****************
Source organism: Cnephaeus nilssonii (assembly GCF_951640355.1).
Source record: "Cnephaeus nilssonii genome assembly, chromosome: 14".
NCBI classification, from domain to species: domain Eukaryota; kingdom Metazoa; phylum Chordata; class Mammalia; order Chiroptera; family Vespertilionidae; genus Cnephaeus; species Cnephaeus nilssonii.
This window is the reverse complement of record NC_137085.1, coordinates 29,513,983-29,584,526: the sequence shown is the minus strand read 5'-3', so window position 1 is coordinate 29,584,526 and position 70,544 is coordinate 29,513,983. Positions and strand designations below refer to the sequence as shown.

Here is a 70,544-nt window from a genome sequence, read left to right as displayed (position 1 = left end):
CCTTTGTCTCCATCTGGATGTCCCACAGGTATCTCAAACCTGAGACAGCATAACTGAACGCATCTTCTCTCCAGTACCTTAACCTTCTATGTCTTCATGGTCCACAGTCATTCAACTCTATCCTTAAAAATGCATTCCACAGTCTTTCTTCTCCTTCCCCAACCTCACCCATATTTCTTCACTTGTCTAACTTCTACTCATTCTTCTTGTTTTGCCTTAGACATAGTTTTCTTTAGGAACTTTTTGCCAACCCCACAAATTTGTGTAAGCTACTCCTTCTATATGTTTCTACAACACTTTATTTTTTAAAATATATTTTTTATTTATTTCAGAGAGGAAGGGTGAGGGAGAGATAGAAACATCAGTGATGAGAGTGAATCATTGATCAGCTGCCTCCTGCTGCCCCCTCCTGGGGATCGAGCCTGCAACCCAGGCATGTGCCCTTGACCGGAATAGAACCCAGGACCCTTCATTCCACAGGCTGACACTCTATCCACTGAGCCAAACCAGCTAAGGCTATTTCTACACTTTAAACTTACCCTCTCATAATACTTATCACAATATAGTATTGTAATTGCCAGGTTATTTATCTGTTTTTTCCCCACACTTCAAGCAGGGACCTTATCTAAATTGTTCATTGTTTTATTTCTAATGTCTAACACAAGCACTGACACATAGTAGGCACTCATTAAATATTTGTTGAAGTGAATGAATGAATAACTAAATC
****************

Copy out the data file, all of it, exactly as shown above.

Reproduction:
Source organism: Cnephaeus nilssonii (assembly GCF_951640355.1).
Source record: "Cnephaeus nilssonii genome assembly, chromosome: 14".
NCBI classification, from domain to species: domain Eukaryota; kingdom Metazoa; phylum Chordata; class Mammalia; order Chiroptera; family Vespertilionidae; genus Cnephaeus; species Cnephaeus nilssonii.
This window is the reverse complement of record NC_137085.1, coordinates 29,513,983-29,584,526: the sequence shown is the minus strand read 5'-3', so window position 1 is coordinate 29,584,526 and position 70,544 is coordinate 29,513,983. Positions and strand designations below refer to the sequence as shown.

Here is a 70,544-nt window from a genome sequence, read left to right as displayed (position 1 = left end):
CCTTTGTCTCCATCTGGATGTCCCACAGGTATCTCAAACCTGAGACAGCATAACTGAACGCATCTTCTCTCCAGTACCTTAACCTTCTATGTCTTCATGGTCCACAGTCATTCAACTCTATCCTTAAAAATGCATTCCACAGTCTTTCTTCTCCTTCCCCAACCTCACCCATATTTCTTCACTTGTCTAACTTCTACTCATTCTTCTTGTTTTGCCTTAGACATAGTTTTCTTTAGGAACTTTTTGCCAACCCCACAAATTTGTGTAAGCTACTCCTTCTATATGTTTCTACAACACTTTATTTTTTAAAATATATTTTTTATTTATTTCAGAGAGGAAGGGTGAGGGAGAGATAGAAACATCAGTGATGAGAGTGAATCATTGATCAGCTGCCTCCTGCTGCCCCCTCCTGGGGATCGAGCCTGCAACCCAGGCATGTGCCCTTGACCGGAATAGAACCCAGGACCCTTCATTCCACAGGCTGACACTCTATCCACTGAGCCAAACCAGCTAAGGCTATTTCTACACTTTAAACTTACCCTCTCATAATACTTATCACAATATAGTATTGTAATTGCCAGGTTATTTATCTGTTTTTTCCCCACACTTCAAGCAGGGACCTTATCTAAATTGTTCATTGTTTTATTTCTAATGTCTAACACAAGCACTGACACATAGTAGGCACTCATTAAATATTTGTTGAAGTGAATGAATGAATAACTAAATC